Wednesday, 26 April: Boohoo’s staggering rise continued today after they released their final results, showing pre-tax profit nearly doubled in the year to the end of February 2017. The online fashion retailer continues to school traditional high street retailers with a lesson on marketing via social media and more current methods which related well with the 18 – 24 year old target market. Sales jumped by 51% led by overseas growth, despite modest UK growth of 33%, sales in the US grew 140% alongside European growth of 50%. Stateside their expansion has been aided from their acquisition of US fashion site Nasty Gal. Despite the news and no allusion to future hurdles, shares headed lower during the day and closed 2.24% lower. Investors are likely unfazed, shares are over 250% higher YTD.
Coca Cola will cut jobs after falling demand for their soft drinks. The key markets of North America and Europe have seen people turn away from their sugary drinks, with this trend broadly displayed across other beverage firms such as PepsiCo. The firm expects FY profits to fall between 1% and 3% and they’ve announced they aim to make $800m in annualised savings. Investors were seemingly a little pleased with the plans as Coca-Cola shares on the LSE ended the day 0.23% higher.
Jockey Club revenue has jumped to a record high, up 4.5% to £191.5m. Their contribution prize money also hit a record of £20.6m. They also welcome the reformed bookmakers’ levy system, introduced this week, which now requires bookmakers to pay 10% of gross profits from bets made by British customers on British horseracing above the first £500k they make. This includes all platforms, on-course, off-course and firms based offshore. They recorded their second largest cumulative attendance at 1.92m people over their 333 race days, despite 8 fixtures being cancelled due to adverse weather. Since their first year operating solely as a commercial Group in 2008 they have grown revenues by 90%, looking forward they aim to add a further £250m to racing prize money over the next 10 years (+52% over the corresponding period).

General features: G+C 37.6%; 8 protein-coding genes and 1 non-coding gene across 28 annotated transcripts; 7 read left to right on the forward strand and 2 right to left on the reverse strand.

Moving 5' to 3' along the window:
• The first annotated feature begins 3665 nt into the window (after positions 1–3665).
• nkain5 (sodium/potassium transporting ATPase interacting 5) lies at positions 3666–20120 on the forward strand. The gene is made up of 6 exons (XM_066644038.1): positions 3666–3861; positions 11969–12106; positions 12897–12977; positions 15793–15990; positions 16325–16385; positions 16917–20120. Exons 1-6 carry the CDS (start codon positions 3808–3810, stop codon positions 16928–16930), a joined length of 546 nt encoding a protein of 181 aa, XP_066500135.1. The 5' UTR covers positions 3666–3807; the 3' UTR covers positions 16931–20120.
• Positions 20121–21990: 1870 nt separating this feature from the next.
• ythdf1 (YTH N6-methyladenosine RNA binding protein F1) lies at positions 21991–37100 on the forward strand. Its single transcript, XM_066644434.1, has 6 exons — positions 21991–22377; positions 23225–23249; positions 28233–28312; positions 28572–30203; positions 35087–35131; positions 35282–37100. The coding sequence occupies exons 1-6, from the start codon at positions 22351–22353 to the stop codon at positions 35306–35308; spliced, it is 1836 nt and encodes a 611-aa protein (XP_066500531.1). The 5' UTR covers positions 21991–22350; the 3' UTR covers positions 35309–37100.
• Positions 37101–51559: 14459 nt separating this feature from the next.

Defence firm Lockheed Martin saw improved sales offset by unexpected losses from its international business, which pulled quarter earnings back by 15% to $763m. Profit guidance for the year has been lowered and shares have fallen during the session. The struggles stem from the blighted F-35 fighter jet program, recently in Donald Trump’s firing line.
Moving on with the theme of US presidents, your favourite ex-POTUS Barack Obama has made a much anticipated return to the tabloids, well apart from his recent trip with Richard Branson on a yacht. Anyhow, he’s getting a little stick after revealing he is to deliver a speech to Wall Street bankers. Maybe deemed somewhat hypocritical, after all he did deliver huge criticisms to Wall Street following the 2008 global financial crisis. But for the hours work he is reportedly set to pocket $400,000. Not bad, and yes he spoke about the income gap and fat cats, nut $400,000 is $400,000. We’d all most likely do the same and he’s got to fund Jet Ski trips on private islands somehow. Oh and golf clubs don’t come cheap. Still, Barry we miss you and if it’s going to cost us $400k to bring you back, well that’s a price we’re clearly willing to pay.
On the day the FTSE closed 0.18% higher, after a mixed day of trading without any major movements. European shares broadly ticked up to hold onto the gains made on Monday. Sterling stayed above the $1.28 vs USD and sits just above the 1.18 mark vs the EUR. Oil as we write sits at $52.08 p/bbl.